I find it amazing sometimes when I hear from folks from my past about the way they saw or see me. I’ve been described as “sober,” “serious,” “studious,” “disciplined,” “hard-working,” “asexual,” “different,” and “eclectic,” as if I was Data from Star Trek: Next Generation (or TNG for my slightly younger readers). Or as if I had planned to become a Jesuit priest or Franciscan monk, boring, with no aspirations, passions, or life beyond books and big ideas.
In more recent years, I’ve had numerous acquaintances and colleagues who only see me as Dr. Collins or Professor Collins, someone who is defined and who defines himself by his degree and academic expertise. One of my colleagues still describes me to others as an “African American historian,” even though about half of the courses I’ve taught and much of the work I’ve done has been on history of education or education reform. I wish I could say that none of this bothers mean, that I know who I am, and that others can take from that what they will. But it does bother me sometimes, not a lot, and not in ways that make me me doubt myself. Because I realize that most people, unfortunately, don’t pay enough attention to the folks in their lives to recognize that none of us are only one thing. Nor are most of us self-aware enough to recognize our own sense of reluctance or ambivalence about certain aspects about our persona, how we project it, and how other perceive it at different points in our lives.
The truth is, all of the adjectives I listed are accurate ways to describe me. At various jobs, my first couple of years in college, in some specific dating situations, between May 30, 1982 and June 15, 1989 at 616 East Lincoln in Mount Vernon, New York, at professional conferences and conference presentations, in the classroom, and in my moments of quiet despair. But these adjectives aren’t me. At least not the person I see myself as or the person I’ve become or the person I’ve been or wanted to be over the years. To quote Alana Davis (one of my wife’s favorite singers from the ’90s), “I am 32 flavors and then some.”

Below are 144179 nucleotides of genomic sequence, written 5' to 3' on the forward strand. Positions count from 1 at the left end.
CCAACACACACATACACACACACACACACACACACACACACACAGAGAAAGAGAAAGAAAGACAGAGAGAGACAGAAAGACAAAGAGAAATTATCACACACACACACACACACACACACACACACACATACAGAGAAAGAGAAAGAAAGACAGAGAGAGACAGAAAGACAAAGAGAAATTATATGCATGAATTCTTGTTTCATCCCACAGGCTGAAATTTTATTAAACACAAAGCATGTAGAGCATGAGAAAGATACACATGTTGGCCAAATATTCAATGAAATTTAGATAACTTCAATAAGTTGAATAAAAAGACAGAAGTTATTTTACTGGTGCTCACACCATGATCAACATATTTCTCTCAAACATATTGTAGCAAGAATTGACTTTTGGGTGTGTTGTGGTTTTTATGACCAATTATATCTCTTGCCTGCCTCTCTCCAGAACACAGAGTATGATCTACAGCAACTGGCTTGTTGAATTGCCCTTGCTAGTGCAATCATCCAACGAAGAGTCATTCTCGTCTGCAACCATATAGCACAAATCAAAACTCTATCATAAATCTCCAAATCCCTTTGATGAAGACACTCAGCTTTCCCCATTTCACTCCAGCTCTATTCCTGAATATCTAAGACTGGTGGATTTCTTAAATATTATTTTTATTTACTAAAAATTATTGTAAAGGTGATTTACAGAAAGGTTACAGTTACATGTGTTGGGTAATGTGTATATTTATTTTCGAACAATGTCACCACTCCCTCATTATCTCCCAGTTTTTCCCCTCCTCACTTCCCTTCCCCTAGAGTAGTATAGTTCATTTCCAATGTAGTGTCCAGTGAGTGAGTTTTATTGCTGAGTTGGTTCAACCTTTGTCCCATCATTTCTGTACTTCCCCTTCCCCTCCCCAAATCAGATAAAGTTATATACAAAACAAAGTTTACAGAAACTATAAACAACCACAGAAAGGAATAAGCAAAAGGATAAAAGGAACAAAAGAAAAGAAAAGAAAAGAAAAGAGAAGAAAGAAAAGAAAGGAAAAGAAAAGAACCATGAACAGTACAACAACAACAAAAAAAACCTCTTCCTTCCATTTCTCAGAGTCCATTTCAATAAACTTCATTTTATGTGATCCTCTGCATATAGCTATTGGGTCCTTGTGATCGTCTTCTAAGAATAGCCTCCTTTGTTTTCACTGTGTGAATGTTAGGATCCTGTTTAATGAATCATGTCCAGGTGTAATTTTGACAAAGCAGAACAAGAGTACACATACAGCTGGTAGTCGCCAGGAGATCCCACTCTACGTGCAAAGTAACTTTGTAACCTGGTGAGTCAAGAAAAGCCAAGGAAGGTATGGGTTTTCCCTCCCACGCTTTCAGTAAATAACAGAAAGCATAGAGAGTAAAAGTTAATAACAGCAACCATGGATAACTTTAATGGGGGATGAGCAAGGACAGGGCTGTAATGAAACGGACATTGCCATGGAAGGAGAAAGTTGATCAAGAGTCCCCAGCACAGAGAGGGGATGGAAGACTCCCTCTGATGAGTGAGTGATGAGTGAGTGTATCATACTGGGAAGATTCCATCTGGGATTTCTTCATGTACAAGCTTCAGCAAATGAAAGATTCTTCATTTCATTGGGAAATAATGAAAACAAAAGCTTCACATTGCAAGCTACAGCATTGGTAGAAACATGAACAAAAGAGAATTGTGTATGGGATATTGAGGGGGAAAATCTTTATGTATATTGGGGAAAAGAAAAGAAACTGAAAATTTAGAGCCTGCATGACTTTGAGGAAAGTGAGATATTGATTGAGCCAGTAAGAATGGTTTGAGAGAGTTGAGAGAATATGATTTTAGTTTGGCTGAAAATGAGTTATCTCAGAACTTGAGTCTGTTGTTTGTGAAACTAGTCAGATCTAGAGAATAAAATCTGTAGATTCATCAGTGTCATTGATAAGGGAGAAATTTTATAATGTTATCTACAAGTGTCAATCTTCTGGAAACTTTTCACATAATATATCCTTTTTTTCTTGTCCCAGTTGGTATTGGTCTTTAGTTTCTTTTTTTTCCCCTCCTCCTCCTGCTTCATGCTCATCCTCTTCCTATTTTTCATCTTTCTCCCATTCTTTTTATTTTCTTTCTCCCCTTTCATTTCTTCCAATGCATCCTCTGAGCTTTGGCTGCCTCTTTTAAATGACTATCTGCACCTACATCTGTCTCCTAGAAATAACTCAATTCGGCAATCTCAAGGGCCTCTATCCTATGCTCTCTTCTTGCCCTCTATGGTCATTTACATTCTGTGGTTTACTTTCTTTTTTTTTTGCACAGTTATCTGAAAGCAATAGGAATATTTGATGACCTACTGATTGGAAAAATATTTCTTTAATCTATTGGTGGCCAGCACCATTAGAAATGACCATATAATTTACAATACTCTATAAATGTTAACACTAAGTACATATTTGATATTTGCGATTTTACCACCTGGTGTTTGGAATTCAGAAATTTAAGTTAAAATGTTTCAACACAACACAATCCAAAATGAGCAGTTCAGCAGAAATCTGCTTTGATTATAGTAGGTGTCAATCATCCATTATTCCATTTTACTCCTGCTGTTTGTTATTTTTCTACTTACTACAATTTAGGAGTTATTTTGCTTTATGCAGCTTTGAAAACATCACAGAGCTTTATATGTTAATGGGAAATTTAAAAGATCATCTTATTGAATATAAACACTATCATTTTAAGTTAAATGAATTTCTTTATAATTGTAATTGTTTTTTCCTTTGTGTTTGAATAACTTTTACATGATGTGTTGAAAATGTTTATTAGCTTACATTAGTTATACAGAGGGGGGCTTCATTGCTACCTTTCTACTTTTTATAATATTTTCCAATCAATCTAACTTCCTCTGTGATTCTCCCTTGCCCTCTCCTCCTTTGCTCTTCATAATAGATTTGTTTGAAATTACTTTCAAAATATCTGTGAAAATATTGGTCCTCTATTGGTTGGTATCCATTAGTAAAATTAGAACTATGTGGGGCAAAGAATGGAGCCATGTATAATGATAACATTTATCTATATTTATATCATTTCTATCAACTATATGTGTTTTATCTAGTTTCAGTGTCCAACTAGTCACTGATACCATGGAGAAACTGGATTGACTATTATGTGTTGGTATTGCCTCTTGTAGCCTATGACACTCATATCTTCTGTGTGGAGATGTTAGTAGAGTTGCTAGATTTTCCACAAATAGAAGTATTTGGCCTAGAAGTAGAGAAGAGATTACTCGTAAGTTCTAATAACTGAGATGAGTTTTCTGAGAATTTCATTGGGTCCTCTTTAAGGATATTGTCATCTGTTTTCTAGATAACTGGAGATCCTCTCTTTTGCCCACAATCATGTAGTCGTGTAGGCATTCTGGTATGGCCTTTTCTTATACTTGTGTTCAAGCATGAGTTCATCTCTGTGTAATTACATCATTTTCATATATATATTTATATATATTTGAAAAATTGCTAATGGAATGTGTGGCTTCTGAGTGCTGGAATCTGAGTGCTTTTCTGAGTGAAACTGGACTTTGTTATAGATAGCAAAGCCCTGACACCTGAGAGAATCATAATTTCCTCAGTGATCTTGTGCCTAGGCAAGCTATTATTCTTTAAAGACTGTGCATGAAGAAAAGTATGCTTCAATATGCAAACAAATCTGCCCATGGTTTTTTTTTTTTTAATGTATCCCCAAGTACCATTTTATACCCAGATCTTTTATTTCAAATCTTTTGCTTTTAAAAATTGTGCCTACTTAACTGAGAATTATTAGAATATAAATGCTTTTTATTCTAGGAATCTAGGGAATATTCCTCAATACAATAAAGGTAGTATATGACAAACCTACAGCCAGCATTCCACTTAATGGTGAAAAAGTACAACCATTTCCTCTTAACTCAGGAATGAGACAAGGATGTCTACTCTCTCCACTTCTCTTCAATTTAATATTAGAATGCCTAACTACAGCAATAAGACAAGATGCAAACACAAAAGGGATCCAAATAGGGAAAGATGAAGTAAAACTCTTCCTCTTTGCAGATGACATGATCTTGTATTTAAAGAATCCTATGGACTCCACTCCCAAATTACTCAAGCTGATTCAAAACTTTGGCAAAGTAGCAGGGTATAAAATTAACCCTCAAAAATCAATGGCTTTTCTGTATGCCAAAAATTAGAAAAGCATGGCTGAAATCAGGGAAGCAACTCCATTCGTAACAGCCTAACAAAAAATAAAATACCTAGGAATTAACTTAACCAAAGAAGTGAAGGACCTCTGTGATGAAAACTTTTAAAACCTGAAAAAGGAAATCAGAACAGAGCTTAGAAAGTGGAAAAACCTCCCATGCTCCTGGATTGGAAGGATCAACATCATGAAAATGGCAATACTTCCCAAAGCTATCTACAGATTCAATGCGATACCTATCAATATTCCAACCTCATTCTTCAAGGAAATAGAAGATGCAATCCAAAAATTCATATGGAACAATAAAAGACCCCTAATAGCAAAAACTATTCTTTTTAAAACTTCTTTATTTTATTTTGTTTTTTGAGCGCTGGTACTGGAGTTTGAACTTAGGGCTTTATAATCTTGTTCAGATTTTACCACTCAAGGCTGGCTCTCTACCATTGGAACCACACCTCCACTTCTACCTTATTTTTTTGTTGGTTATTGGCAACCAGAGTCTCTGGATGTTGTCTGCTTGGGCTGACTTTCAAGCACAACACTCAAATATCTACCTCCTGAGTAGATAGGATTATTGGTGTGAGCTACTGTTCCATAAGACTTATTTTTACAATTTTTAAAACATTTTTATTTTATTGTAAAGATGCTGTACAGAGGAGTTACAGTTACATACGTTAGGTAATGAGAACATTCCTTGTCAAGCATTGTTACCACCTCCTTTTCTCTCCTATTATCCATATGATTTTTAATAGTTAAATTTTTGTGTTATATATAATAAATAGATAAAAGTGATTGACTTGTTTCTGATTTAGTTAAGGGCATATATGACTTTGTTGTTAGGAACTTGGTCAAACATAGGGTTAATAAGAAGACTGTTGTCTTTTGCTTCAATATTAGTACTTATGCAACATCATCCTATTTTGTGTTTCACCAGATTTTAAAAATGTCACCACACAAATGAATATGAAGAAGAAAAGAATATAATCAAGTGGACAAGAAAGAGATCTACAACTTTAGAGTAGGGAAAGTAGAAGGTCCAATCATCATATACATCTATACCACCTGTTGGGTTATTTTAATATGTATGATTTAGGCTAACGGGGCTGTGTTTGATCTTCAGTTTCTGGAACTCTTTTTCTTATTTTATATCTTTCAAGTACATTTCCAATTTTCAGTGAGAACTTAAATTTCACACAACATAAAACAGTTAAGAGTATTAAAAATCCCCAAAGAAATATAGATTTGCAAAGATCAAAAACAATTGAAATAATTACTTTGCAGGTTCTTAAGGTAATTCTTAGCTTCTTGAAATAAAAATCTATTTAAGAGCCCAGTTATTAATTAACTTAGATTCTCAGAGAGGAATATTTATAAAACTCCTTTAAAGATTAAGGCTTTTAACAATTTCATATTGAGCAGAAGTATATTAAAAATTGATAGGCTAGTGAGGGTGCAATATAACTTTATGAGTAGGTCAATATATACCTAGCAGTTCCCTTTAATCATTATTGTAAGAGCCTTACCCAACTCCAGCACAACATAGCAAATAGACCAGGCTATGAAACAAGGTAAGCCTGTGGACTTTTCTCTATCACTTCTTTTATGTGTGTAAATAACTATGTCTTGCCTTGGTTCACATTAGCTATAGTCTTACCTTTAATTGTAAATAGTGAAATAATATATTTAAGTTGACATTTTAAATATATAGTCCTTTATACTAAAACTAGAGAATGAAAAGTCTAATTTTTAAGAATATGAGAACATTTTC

First and foremost, I am a writer who has always had a unique way of looking at people and the world, who has spent many a daydreaming moment contemplating the universe, my existence, my role in it, and the senselessness of people’s actions in it. I am a writer who knew more about writing at eleven than I did at twenty-nine, someone who had lost sight of their calling for years, yet operated in it under the guise of scholarship and academia. I am a writer who spent years sensing that my purpose in life was more than absorbing the world around me with the mind of a titanium-plated steel trap, more than bearing witness to the horrors of poverty and domestic violence.
But even that oversimplifies who and what I am and have been over the years. For as much as I remember things like the constant winter chill in our apartment at 616 East Lincoln in the early ’80s or roasting in 100-degree triple-H weather in summer with my wild-eyed younger siblings, I also remember days without food in the house, nights hunting down my alcoholic father, weekends avoiding being at home around my idiot stepfather, and moments wondering where my mother went wrong. Maybe my sobriety and studiousness come from a sense that if I didn’t make sure to secure my future educationally and economically that I would repeat the cycle that I grew up in and around back in the good old ’80s.
Except that even that’s not the whole truth. As much as I became a serious student, especially in grad school, I became a sarcastic goofball. If I had allowed myself to, I could poke fun at and apply dry wit to just about any person or any situation. I found hypocrisy, unfairness, and just the sense of irony of American people and how we’ve lived our lives funny, a macabre humor for me to dwell on over the years. Like the sense that my classmates either worked too hard or hardly hard enough to get into college and to prepare for it. Or the reality that most of what we were doing to one-up each other didn’t matter. Or that most of the so-called cool folks were about as cool then as Pee Wee Herman is now. I learned to laugh at myself, at first because it protected me from the occasional taunt, but over the years because I found myself funny, quirky, even weird.